After years of courting the nation’s biggest advertisers, Facebook is going after the 99%.
That figure represents the long tail of advertisers; the plumbers and dentists, restaurants and political candidates, app developers and direct-response advertisers.
These small and mid-sized businesses don’t have Facebook account reps and are left to figure out Facebook advertising for themselves.
25 million small businesses have an account on Facebook. Travelling freelancers such as book authors, may be better served with a Facebook account instead of maintaining their own blog.
For a whole lot of people Facebook (Amazon, EBay) is the internet.
Whatever works. We’ll see…
Facebook’s SMB council
Facebook is borrowing from its big brand and agency strategy in one respect. It’s formed an SMB Council comprised of 12 businesses, a structure that’s reminiscent of its Client Council that includes chief marketers from P&G, Coke, Walmart and Unilever among its members. With both groups, Facebook solicits feedback on how its products can be improved. (For the big spenders, it also gives a peek at what’s on the product roadmap.)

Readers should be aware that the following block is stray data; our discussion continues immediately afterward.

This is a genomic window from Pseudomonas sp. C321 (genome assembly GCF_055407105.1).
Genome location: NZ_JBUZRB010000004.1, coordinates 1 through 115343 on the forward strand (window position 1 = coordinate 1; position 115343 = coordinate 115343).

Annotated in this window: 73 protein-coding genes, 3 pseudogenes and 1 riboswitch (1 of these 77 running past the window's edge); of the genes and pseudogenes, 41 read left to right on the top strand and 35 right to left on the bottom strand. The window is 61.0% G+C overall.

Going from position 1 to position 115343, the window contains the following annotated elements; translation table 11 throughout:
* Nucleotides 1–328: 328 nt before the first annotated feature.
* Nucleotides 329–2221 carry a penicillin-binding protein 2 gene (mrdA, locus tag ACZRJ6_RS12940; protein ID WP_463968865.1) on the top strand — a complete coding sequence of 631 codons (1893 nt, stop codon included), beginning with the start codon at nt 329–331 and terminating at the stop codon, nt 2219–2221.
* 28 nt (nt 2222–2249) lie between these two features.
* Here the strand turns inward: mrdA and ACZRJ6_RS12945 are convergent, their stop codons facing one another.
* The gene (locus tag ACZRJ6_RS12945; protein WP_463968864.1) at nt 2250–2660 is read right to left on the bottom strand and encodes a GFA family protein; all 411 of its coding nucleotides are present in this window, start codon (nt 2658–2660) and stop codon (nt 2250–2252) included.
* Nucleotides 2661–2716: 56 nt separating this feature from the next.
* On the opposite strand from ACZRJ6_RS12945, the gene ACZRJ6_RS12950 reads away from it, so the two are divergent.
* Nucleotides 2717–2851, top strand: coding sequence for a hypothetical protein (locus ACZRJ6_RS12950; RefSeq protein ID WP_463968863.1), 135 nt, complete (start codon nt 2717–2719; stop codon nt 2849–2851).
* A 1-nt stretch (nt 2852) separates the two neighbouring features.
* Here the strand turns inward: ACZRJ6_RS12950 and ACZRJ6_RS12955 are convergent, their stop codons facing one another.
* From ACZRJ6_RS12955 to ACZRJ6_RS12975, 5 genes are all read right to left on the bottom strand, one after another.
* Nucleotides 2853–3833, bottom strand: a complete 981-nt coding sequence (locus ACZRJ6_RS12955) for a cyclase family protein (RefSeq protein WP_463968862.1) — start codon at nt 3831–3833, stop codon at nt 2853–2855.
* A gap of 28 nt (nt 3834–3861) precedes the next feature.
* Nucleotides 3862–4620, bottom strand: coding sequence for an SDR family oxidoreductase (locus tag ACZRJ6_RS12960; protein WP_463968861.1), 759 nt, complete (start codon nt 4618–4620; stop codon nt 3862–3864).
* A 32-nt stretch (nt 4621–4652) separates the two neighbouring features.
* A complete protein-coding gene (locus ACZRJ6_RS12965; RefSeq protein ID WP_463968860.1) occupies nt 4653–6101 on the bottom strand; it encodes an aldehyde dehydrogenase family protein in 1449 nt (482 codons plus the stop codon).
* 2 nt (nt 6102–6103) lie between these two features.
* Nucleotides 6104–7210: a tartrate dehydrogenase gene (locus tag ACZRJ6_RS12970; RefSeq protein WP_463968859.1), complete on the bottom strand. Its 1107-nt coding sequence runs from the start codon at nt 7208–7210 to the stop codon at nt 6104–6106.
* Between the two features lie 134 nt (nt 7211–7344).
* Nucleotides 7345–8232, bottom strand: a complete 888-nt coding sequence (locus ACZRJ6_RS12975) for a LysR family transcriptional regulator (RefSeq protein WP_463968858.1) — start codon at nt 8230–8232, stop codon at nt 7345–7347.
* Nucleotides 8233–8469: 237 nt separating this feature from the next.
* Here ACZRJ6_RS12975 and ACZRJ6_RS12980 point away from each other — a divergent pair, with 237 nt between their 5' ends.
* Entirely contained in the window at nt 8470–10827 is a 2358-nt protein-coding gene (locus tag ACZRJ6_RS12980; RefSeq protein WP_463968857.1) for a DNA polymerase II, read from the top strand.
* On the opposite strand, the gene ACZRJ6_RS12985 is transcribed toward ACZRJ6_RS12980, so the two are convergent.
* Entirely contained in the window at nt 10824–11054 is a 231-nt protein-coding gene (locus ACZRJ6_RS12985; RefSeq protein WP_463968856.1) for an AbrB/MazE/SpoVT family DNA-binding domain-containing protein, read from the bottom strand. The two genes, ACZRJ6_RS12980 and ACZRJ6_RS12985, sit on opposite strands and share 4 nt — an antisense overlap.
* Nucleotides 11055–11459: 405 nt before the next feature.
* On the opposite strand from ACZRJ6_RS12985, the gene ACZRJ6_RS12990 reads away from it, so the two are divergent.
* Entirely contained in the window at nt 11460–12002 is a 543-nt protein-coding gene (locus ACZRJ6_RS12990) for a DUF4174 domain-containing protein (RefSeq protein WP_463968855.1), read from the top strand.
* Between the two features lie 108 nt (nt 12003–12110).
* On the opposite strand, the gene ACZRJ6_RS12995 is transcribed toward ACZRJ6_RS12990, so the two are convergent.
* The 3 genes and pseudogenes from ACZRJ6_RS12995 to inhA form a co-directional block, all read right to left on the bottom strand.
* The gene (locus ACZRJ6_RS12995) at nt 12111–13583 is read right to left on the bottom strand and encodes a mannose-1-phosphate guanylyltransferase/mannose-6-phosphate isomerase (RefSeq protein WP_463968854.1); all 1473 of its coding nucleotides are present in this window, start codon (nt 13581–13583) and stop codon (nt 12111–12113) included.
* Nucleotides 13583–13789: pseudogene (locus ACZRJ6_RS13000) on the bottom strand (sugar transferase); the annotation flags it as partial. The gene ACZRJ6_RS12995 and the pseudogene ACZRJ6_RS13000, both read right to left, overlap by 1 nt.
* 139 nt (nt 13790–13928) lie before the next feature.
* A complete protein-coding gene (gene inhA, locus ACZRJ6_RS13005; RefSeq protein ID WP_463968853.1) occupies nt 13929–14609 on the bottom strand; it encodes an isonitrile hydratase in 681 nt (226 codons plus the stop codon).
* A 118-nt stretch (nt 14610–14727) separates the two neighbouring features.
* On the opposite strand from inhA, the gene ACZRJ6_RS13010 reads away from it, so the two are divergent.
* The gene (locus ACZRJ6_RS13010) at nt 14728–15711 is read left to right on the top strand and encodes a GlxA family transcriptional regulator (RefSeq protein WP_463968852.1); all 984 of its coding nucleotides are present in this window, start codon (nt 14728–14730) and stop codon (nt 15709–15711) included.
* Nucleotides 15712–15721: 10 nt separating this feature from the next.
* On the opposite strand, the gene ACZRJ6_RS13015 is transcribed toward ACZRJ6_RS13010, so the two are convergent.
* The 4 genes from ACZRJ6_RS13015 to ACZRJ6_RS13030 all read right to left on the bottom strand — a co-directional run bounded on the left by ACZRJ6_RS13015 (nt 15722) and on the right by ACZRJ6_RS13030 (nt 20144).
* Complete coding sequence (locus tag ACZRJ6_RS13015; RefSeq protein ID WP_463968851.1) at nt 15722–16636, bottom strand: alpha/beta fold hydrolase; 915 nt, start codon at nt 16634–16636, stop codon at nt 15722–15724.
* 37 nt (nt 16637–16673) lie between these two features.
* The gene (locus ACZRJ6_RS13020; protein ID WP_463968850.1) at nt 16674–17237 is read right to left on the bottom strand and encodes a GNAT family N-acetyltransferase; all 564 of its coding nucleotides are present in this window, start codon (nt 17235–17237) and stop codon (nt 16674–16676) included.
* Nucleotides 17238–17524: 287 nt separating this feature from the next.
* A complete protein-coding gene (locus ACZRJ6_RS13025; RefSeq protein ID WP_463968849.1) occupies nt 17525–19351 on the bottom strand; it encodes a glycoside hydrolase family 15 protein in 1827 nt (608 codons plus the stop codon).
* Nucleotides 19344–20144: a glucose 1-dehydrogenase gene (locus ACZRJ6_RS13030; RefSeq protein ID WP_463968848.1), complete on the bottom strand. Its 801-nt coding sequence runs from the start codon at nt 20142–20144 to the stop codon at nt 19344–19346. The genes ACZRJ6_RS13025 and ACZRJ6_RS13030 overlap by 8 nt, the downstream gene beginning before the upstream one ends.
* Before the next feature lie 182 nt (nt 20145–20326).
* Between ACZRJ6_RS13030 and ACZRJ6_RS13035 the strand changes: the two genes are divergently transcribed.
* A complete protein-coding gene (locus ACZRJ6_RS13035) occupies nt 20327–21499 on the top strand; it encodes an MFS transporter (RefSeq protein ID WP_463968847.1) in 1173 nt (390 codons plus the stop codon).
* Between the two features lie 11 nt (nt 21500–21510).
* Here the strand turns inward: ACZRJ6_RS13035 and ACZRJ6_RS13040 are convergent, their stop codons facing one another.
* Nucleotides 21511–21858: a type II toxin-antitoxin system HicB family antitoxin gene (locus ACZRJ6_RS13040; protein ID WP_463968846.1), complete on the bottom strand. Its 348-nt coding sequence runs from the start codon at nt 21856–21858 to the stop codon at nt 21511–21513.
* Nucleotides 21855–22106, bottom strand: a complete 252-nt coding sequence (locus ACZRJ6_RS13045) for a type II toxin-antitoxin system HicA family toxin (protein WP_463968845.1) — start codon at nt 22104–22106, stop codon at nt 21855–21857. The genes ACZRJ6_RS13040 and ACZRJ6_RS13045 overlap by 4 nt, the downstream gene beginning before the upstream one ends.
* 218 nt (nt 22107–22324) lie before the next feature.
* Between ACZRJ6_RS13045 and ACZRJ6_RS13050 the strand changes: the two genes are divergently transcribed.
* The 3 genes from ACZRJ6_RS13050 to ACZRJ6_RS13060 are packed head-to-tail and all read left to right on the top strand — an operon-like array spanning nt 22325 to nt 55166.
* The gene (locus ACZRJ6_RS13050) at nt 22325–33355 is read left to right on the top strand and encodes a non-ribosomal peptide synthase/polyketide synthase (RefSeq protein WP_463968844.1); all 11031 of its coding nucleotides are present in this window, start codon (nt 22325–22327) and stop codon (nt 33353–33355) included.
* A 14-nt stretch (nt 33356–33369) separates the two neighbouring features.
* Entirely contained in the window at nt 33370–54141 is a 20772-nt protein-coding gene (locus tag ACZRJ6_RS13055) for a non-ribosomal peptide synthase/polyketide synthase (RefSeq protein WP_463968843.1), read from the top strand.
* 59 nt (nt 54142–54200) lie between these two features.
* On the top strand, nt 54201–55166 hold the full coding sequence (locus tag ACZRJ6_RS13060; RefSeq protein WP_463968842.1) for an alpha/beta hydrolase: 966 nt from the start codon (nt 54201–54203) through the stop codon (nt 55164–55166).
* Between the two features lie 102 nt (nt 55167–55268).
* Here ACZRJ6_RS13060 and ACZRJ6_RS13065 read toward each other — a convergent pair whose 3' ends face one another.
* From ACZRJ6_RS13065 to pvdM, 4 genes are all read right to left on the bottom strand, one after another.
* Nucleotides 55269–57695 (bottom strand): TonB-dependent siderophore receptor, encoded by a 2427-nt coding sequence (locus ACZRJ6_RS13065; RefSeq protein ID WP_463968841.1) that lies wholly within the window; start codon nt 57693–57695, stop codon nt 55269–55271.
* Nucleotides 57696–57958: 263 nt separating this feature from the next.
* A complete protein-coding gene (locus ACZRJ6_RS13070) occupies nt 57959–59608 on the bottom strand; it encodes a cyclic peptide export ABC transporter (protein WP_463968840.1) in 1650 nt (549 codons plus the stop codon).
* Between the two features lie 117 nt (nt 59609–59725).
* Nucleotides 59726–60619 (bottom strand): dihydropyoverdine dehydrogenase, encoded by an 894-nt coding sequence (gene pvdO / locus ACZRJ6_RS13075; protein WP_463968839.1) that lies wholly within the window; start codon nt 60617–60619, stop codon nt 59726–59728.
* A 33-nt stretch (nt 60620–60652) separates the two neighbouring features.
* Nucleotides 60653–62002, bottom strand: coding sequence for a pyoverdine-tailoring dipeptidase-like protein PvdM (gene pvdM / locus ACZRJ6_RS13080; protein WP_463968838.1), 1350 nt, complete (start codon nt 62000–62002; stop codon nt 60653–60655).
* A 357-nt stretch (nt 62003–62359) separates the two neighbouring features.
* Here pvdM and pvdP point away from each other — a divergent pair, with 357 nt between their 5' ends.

One of the council members, plumber Jeff Morgan from Kansas City is also thinking about potentially setting up a side business of Facebook classes. He invest $300 every month into facebook and makes makes $2,000 a week in service calls that originate from their Facebook page.
Its page is a mix of content, including employee spotlights, dog photos, and a recent shot of the dispatcher dressed as the Kansas City Royals mascot to celebrate baseball’s opening day.
“About one in every 10 posts is about plumbing,” he said. “Other than that, we do stuff about puppy dogs and unicorns.”
bookstores Cotton Delo Dan Levy developers Direct response advertisers Eagle Theaters enlists Facebook wants to turn 25 million small businesses into advertisers Jeff Morgan Jim Donio lawyers Morgan Miller Plumbing restaurants SMB SMB Facebook